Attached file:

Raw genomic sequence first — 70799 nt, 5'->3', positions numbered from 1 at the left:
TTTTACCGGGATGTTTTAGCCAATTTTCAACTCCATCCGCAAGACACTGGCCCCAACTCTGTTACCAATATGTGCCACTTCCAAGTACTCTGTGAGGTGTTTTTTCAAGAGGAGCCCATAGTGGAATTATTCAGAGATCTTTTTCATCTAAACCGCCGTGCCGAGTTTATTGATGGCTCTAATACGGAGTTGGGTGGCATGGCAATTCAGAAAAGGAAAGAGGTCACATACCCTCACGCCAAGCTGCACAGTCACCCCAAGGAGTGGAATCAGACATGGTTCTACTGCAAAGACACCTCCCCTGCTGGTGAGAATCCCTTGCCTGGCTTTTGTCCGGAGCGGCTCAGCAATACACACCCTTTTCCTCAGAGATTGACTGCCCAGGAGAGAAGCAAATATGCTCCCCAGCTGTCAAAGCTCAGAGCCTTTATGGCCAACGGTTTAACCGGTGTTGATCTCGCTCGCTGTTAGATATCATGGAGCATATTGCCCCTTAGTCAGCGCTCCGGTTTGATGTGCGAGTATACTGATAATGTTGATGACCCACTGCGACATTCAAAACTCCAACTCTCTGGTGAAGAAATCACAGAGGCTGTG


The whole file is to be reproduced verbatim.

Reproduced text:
Raw genomic sequence first — 70799 nt, 5'->3', positions numbered from 1 at the left:
TTTTACCGGGATGTTTTAGCCAATTTTCAACTCCATCCGCAAGACACTGGCCCCAACTCTGTTACCAATATGTGCCACTTCCAAGTACTCTGTGAGGTGTTTTTTCAAGAGGAGCCCATAGTGGAATTATTCAGAGATCTTTTTCATCTAAACCGCCGTGCCGAGTTTATTGATGGCTCTAATACGGAGTTGGGTGGCATGGCAATTCAGAAAAGGAAAGAGGTCACATACCCTCACGCCAAGCTGCACAGTCACCCCAAGGAGTGGAATCAGACATGGTTCTACTGCAAAGACACCTCCCCTGCTGGTGAGAATCCCTTGCCTGGCTTTTGTCCGGAGCGGCTCAGCAATACACACCCTTTTCCTCAGAGATTGACTGCCCAGGAGAGAAGCAAATATGCTCCCCAGCTGTCAAAGCTCAGAGCCTTTATGGCCAACGGTTTAACCGGTGTTGATCTCGCTCGCTGTTAGATATCATGGAGCATATTGCCCCTTAGTCAGCGCTCCGGTTTGATGTGCGAGTATACTGATAATGTTGATGACCCACTGCGACATTCAAAACTCCAACTCTCTGGTGAAGAAATCACAGAGGCTGTG